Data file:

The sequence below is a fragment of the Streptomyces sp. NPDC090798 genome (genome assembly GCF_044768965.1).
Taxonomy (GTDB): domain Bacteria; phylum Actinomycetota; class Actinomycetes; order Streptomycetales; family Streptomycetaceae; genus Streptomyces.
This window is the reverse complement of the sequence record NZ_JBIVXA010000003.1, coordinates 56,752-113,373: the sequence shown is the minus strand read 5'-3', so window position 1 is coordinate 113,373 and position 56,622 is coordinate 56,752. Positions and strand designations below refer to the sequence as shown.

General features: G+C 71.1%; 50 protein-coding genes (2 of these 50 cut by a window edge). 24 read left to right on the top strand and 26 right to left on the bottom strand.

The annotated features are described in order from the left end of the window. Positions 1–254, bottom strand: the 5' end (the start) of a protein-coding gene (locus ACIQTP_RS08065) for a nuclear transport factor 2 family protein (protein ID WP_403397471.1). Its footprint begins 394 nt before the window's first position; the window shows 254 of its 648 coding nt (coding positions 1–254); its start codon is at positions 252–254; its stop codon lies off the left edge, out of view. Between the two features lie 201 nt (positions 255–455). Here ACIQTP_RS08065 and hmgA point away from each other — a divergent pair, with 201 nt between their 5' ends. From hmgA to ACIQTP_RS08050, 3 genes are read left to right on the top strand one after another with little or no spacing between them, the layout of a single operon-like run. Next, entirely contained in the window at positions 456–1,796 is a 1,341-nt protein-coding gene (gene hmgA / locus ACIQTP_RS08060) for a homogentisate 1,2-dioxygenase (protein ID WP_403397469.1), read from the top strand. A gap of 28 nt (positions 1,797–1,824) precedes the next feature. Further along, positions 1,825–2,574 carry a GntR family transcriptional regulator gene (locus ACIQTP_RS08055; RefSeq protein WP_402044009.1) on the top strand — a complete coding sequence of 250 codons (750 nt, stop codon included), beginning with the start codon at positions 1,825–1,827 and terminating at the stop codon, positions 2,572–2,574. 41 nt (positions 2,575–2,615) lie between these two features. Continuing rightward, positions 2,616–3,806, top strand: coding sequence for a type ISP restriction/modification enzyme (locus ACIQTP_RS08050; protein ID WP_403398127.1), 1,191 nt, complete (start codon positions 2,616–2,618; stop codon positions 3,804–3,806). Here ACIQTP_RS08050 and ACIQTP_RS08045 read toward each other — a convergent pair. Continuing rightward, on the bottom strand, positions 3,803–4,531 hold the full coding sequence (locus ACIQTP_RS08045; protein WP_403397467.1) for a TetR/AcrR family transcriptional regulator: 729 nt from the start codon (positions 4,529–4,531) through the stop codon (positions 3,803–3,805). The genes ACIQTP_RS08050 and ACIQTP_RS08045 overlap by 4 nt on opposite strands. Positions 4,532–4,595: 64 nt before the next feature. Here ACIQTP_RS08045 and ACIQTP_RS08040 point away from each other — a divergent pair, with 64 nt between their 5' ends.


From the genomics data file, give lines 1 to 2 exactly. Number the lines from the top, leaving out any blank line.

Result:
The sequence below is a fragment of the Streptomyces sp. NPDC090798 genome (genome assembly GCF_044768965.1).
Taxonomy (GTDB): domain Bacteria; phylum Actinomycetota; class Actinomycetes; order Streptomycetales; family Streptomycetaceae; genus Streptomyces.